Tennessee's Pat Summitt plans to coach "as long as the good Lord is willing" despite recently being diagnosed with early onset dementia.
In a statement from Summitt released by the university on Tuesday, the Hall of Fame coach said she visited with doctors at the Mayo Clinic in Rochester, Minn., after the end of the 2010-11 basketball season ended and was diagnosed with early onset dementia — Alzheimer's type — over the summer.
"I plan to continue to be your coach," Summitt said. "Obviously, I realize I may have some limitations with this condition since there will be some good days and some bad days."
The Knoxville News Sentinel and Washington Post first reported Summitt's condition. The coach did not immediately return messages from The Associated Press seeking comment.
Tennessee athletics director Joan Cronan told the AP that Summitt first thought her symptoms were side effects from medicine she was taking to treat rheumatoid arthritis. She said Summitt appears to be feeling better after beginning to get treatment for the dementia condition and speaking publically about it.
"She's ready to fight this and move on," Cronan said. "She had to come to grips with how she wanted to face it."
Summitt, 59, told the Knoxville paper she plans to rely on medication and mental exercises to manage the progressive condition that destroys cognitive abilities over time.
She said longtime assistants Holly Warlick, Dean Lockwood and Mickie DeMoss will take on more responsibilities with the team going forward.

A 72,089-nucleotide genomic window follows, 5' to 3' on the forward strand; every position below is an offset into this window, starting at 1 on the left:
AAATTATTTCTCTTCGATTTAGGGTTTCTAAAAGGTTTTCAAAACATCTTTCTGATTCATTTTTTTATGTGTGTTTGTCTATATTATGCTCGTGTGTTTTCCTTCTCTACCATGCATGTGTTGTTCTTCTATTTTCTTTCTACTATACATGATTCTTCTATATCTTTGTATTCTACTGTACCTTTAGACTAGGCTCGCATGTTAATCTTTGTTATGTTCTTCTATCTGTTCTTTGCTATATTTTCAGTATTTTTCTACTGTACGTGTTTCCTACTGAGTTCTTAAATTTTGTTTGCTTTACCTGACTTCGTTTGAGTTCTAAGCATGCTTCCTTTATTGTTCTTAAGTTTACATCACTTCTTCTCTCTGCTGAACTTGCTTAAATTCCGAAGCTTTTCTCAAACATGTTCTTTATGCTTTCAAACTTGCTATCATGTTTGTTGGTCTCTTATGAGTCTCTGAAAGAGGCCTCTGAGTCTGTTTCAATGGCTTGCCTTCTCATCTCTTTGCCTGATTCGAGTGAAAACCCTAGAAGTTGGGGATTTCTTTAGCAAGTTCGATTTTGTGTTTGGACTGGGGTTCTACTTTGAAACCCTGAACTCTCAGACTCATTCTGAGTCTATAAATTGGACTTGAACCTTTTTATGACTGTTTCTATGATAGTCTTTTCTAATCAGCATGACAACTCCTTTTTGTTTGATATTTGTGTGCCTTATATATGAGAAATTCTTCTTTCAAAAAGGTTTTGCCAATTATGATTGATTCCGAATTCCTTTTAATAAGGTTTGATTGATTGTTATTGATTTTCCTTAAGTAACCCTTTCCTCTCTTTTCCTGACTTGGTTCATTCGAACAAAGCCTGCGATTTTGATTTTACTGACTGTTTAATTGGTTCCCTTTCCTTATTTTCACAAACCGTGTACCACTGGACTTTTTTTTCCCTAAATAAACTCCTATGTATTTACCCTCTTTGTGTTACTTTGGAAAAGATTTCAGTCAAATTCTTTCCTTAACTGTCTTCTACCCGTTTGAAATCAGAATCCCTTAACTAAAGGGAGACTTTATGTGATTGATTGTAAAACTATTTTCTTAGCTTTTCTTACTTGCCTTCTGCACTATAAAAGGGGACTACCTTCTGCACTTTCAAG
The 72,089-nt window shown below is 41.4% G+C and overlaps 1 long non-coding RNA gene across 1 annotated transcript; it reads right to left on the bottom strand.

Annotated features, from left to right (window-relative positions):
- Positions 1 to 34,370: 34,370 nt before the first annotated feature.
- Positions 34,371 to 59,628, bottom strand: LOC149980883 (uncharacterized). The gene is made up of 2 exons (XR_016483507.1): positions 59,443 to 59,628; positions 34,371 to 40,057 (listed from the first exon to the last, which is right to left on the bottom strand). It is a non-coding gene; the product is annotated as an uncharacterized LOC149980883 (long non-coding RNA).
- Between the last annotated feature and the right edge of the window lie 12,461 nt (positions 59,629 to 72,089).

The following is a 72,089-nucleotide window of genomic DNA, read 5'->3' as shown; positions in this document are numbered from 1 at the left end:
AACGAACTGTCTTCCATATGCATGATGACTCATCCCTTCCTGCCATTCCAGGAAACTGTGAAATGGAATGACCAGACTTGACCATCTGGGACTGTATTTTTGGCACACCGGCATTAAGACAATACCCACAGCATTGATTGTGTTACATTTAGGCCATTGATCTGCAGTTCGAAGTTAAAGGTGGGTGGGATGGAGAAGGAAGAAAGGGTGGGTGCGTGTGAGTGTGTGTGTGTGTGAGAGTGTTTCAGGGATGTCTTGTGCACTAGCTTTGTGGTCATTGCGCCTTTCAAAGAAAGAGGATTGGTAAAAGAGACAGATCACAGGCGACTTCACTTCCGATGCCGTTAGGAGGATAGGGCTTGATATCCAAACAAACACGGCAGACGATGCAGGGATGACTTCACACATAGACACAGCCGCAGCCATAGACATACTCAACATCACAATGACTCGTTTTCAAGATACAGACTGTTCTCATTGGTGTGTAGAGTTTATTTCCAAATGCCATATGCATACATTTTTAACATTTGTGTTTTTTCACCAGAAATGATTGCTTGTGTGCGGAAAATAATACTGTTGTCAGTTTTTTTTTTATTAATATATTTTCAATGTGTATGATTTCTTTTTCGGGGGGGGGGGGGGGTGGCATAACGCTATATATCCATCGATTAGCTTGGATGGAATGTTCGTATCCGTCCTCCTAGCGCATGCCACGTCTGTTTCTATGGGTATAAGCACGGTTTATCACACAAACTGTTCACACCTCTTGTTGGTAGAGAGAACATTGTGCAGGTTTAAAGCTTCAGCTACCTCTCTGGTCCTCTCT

Summitt met with the Lady Volunteers on Tuesday to discuss her diagnosis with them. Junior guard Taber Spani said the meeting was business-like, with Summitt telling the Lady Vols nothing would get in the way for their quest of a ninth national title this season.
"More than anything she just emphasized that she's our coach and that she wanted us to have complete confidence in her, and we do," Spani told the AP.
Both UT-Knoxville Chancellor Jimmy Cheek and Cronan pledged their support of Summitt's decision to continue coaching.
"Pat Summitt is our head coach and she will continue to be," Cronan said. "She is an icon not only for women's basketball but for all of women's athletics. For Pat to stand-up and share her health news is just a continuing example of her courage. Life is an unknown and none of us have a crystal ball. But I do have a record of knowing what Pat Summitt stands for; excellence, strength, honesty and courage."
As college basketball's winningest coach, Summitt has spent 37 seasons at Tennessee and has 1,071 career victories and eight national championships. The Lady Vols have failed to reach the Final Four since they last won the national championship in 2008.
Summitt said she met with local doctors after becoming concerned about her health, and those physicians recommended she undergo a more extensive evaluation. Summitt told the News Sentinel that her maternal grandmother had suffered from severe dementia.
"Pat came to us with concerns about her health and our preliminary evaluation was suggestive of dementia. Because of her young age, Pat was referred to neurology for formal evaluation," Dr. Amy Bentley, with Knoxville's Internal Medicine Associates, said in a statement. "After extensive testing, a diagnosis of early Alzheimer's was made and appropriate treatment was initiated."
Connecticut coach Geno Auriemma said in a statement he was shocked and saddened to hear the news of Summitt's diagnosis.
"You don't necessarily associate dementia with people our age so this announcement really put things in perspective," Auriemma said. "Pat has great support from her family, friends and staff and I know they will help her immensely. There is no doubt in my mind that Pat will take on this challenge as she has all others during her Hall of Fame career — head on. I wish her all the best."